Ask any person in the street who is the most famous Indigenous band we have seen in the last 20 years, and they’ll likely say Yothu Yindi. That iconic status was cemented when the groundbreaking Northern territory band was inducted into the ARIA Hall of Fame.
Deadly Vibe was lucky enough to catch up with lead singer and Yothu Yindi songwriter Mandawuy Yunupingu before the awards ceremony on 29 November.
Formed in 1986 with Yolngu and Balanda (non-Aboriginal) band members, Yothu Yindi crossed the cultural divide by blending Indigenous and non-Indigenous sounds to create something unique. It’s a sound that has had a lasting impact on both the musical and political landscape in Australia, and internationally.
Mandawuy is the band’s lead singer and songwriter. He remembers the early days of Yothu Yindi and the legacy they left, not only for other Indigenous musicians to follow, but also in changing attitudes among non-Indigenous people.
“To be inducted into the ARIA Hall of Fame is a big honour for me and I’m looking forward to the celebrations. Looking back, I think we were the only band at that time to expose our culture to the wider community. We crossed the line into mainstream and we were groundbreaking,” Mandawuy says.
“It was very different times in those days.
We were black people coming into a white world that was sceptical of our people, but through our music we were able to open minds to Aboriginal Australia and where we as a race of people were going.”
To commemorate the induction, Yothu Yindi has released a ‘best of’ album: Healing Stone.
As you would expect, there are all the hits, “Treaty”, “Djapana”, “Mainstream” … and a new track, “Healing Stone”. While language is a feature of many Indigenous songs today, Yothu Yindi was among the first to sing parts of their songs in their native language and it was done with attitude.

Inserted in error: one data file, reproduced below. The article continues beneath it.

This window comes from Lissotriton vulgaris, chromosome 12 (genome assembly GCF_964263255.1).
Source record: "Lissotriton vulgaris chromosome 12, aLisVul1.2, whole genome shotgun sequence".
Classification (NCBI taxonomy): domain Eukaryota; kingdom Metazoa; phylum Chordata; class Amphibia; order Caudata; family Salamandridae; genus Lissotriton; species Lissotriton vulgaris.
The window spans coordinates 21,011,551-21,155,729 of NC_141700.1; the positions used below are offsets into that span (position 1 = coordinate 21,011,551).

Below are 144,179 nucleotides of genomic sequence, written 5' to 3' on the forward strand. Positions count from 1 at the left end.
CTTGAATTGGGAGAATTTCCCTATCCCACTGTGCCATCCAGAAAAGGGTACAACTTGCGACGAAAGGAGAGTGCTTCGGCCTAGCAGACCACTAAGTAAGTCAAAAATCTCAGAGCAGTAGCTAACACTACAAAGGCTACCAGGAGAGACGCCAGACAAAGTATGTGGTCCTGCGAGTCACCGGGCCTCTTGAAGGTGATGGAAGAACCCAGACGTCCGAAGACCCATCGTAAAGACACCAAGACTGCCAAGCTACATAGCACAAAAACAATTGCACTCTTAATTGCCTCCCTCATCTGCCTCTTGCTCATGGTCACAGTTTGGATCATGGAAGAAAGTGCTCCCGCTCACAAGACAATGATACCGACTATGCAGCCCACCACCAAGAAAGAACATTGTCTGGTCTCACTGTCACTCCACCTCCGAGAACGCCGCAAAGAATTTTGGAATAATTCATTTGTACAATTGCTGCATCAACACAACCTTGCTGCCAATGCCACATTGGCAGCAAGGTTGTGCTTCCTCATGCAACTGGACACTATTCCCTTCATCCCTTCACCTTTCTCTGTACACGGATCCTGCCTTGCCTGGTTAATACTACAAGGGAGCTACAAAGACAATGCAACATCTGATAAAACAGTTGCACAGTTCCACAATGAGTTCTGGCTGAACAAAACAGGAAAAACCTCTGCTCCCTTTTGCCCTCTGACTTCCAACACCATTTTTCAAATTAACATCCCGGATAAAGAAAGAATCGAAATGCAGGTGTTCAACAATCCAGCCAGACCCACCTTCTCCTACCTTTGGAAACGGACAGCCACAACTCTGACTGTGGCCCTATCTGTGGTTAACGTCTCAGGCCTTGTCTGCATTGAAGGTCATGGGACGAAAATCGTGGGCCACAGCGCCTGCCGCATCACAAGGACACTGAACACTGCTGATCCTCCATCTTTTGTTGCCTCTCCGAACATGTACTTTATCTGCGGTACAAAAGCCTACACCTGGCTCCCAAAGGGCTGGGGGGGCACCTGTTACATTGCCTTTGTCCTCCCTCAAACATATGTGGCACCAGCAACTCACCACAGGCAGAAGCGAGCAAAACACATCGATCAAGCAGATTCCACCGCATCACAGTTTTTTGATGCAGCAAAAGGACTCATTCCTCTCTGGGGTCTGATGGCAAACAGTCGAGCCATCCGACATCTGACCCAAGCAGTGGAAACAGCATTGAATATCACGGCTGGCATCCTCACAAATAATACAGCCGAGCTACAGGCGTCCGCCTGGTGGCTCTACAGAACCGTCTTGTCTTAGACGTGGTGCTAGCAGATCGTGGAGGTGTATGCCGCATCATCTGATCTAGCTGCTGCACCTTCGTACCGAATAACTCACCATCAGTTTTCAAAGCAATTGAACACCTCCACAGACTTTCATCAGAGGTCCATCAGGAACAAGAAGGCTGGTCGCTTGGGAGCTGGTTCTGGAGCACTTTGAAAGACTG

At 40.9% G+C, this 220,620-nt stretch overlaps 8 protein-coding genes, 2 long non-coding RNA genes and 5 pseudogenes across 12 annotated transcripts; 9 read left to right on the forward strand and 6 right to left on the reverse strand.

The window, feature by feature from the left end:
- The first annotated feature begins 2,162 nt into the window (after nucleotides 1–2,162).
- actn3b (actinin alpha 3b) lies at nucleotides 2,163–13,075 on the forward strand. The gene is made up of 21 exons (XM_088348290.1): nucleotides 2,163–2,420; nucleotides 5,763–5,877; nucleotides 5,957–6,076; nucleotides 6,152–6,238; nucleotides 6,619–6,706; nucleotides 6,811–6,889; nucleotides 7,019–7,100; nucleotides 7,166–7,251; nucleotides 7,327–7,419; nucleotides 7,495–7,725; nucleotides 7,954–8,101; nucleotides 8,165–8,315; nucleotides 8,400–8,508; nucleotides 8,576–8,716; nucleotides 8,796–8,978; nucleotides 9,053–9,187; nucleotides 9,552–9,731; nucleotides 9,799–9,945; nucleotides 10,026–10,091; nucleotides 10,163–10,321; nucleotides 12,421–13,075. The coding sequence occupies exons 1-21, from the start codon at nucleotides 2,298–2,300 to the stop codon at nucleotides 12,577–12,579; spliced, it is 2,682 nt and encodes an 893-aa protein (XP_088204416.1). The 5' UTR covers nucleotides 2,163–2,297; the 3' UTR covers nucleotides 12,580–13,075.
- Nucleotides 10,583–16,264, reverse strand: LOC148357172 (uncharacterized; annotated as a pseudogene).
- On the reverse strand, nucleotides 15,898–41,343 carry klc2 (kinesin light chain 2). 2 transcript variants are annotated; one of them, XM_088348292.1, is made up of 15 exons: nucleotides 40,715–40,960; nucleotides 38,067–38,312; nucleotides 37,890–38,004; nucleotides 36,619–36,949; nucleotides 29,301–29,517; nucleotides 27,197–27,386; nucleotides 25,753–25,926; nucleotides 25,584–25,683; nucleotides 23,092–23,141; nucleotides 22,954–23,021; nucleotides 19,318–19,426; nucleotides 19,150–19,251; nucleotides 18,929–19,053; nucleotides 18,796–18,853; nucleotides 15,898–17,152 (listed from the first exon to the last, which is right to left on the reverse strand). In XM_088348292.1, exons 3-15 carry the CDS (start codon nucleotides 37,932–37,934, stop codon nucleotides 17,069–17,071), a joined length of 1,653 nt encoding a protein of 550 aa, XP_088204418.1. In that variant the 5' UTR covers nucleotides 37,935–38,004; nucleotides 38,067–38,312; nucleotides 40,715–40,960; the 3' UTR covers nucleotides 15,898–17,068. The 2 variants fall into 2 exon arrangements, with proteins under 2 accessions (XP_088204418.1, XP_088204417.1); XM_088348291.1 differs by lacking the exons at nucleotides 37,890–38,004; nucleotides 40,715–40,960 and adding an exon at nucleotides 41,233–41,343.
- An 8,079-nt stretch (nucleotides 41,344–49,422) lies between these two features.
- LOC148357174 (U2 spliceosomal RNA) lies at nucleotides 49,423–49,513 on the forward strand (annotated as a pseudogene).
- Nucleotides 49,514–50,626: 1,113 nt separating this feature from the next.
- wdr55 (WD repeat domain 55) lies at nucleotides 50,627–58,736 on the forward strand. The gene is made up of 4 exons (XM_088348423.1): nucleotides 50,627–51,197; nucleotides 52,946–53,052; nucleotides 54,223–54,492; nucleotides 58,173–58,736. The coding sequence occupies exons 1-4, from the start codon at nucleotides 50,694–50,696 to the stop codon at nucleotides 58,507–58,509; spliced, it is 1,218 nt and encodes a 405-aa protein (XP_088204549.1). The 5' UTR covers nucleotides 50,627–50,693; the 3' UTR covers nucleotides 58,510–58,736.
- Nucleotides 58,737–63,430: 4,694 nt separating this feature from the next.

“Singing in language was difficult in those days, but I am a teacher and I came out smiling because it was really in your face back then,” he says.
Among Mandawuy’s favourite songs is the one that captured the minds and hearts
of a nation, black and white, that is still being sung today: “Treaty”, which was
co-written by singer/songwriter Paul Kelly.
Mandawuy counts the likes of Paul Kelly and former Midnight Oil frontman Peter Garrett among his early influences.
“Treaty was a good song to write about. It got into the minds of Aboriginal people and Torres Strait Islanders. I see my grandsons sing it still and I think it’s a song that Aboriginal people can sing together,” Mandawuy says.
“I think the message today is that Constitutional change will take our people into the future.”
Among his other early influences were Bart Willoughby and Mixed Relations. “They were a part of the Aboriginal movement and influenced me.”
His most potent memory of that time is writing Treaty and being able to record the song in a studio. “It helped me gain an understanding of the world, and to expose myself to wider Australia. I learnt many things at that time – that there was an art in music and it helped me to be more receptive of things. I was also able to cross over to the other world, from Aboriginal to the white world,” he says.